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Students want the truth about climate change By Nick Wells | News, Politics | July 4th 2021

As part of a series highlighting the work of young people in addressing the climate crisis, writer Patricia Lane interviews Naomi Leung, a high school student pushing for more climate education.

Naomi Leung wants the truth. She and fellow high school students leading Climate Education Reform BC (CERBC) believe schools must educate students to understand climate change is real and that it will change everything.

Tell us about your project.

We want to transform our education system so we are properly equipped for future challenges and opportunities that are coming as a result of climate change.

How did it get started?

A small group of Vancouver high school students realized that they did not learn what they know about climate change in school. Since climate change is not explicitly mentioned as a core concept or “big idea” for any mandatory course in the Grade 8 to 10 curriculum, what students learn varies widely. As a result, most students lack all but the most basic understanding of the climate emergency.

We learn nothing about the role that governments and industry have played, the urgency of the crisis or existing solutions. We had to connect the dots between colonialism, racism and social and economic injustice and climate change for ourselves.

Yet these basic truths, as significant as anything else we will learn, are shaping the world we will enter as adults. As we prepare to enter the workforce, we must learn what roles we might play. The education system is supposed to be preparing us for our future, but it is missing in action. CERBC was formed to change that.

How is CERBC campaigning?

We are currently building awareness of six educational policy changes we need. We are building a network of school-based change-makers to create a student-informed basic K-12 curriculum that reflects the climate emergency, its impacts on our future and the importance of putting Indigenous knowledge at the forefront when identifying solutions.

To help teachers and students get started right away, we also provide information about existing education resources developed over the past 10 years by Be The Change Earth Alliance, Oxfam Education, Bill Nye and NASA Kids. We ask students, parents and teachers to use their individual voices to support our collective call for action by joining our leadership team, taking measurable sustainable action, donating, writing letters to decision-makers and signing our petition.

Naomi Leung gives a speech at an action against the advancement of the TMX pipeline in solidarity with Indigenous land and water defenders. Photo submitted by Naomi Leung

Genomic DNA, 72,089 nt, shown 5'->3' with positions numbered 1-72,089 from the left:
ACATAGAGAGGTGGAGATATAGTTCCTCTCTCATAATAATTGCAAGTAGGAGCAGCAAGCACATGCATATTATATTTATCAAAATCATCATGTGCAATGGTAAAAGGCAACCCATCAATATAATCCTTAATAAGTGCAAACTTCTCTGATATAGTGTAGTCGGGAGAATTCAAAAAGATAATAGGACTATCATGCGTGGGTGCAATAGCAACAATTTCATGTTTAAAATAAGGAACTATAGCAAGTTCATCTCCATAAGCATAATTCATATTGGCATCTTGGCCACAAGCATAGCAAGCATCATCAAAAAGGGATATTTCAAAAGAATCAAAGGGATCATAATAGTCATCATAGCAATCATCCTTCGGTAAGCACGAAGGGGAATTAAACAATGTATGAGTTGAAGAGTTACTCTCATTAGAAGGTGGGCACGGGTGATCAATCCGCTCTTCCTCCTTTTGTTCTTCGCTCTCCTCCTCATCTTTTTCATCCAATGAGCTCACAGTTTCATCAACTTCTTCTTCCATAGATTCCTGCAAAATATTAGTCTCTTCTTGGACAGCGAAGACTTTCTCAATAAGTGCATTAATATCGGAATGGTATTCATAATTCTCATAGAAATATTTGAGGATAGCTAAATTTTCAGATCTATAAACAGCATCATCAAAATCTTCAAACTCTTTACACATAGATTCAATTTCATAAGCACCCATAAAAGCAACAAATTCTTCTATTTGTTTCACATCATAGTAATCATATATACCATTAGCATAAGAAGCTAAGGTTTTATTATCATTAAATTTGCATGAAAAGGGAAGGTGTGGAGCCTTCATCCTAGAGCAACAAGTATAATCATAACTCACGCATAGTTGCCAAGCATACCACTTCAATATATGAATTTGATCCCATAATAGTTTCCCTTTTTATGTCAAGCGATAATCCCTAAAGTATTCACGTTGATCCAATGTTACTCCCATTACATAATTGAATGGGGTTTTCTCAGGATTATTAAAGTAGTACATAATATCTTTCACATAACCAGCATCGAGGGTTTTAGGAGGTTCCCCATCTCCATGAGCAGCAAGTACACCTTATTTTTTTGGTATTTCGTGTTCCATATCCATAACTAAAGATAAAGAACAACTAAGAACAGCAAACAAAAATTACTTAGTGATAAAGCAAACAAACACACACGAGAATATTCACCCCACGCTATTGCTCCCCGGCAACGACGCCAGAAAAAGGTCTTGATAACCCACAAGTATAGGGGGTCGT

Students are starting to demand the truth about #ClimateChange. #Education #ClimateCrisis

How did you get involved?

As an Asian woman of colour, entering a predominantly white environmental movement has been difficult because voices like mine have historically been excluded. But after I learned about the student climate strikes on social media and watched a video with Greta Thurnberg, I attended a Sustainabiliteens climate strike with more than 100,000 people fighting for our future. As I listened to the speeches and felt the crowd around me, I was inspired. I knew I belonged and that this is what I needed to do. I got involved with Sustainabiliteens and shortly after, in its early days, with CERBC.

What keeps you awake at night with worry?

Climate breakdown already puts my family in Kuala Lumpur, Malaysia at risk with terrible air pollution and flash floods. It is not some future event for me or other Black, Indigenous or people of colour. It is happening now, and it will get much worse. While our decision-makers speak as if they care about climate, their lack of bold action shows they prioritize profit over protecting us all, especially our most marginalized communities.

What gives you hope?

Women, non-binary, Black, Indigenous and people of colour who continue to work for climate and racial justice give me hope. Our parents and some teens might not see direct action or open dissent as safe and this discourages some from participating. For economically marginalized students, the idea of participating in a school strike might mean time away from school when your family is making sacrifices for your education. It might mean being unable to look after your younger siblings or fragile elders while your parents work their second job. Yet we are coming out in greater and greater numbers with strong and resilient voices.

What would you like to say to other teenagers?

I want to speak especially to others who may look like me and not like the dominant face of environmentalism. Your voices are valuable and needed in the climate justice movement.

Do you have a message for older readers?

Encouraging us goes a long way. But you also have your own voices. Use them to stand up for our future. This means listening to and amplifying Indigenous land and water protectors and social economic and racial justice movements. They must have a voice at the table as we design the future we all need. And please sign CERB’s open letter and tell your MLAs and school boards that you want our education system to create the next generation of climate leaders ready to face the emergency already upon us.

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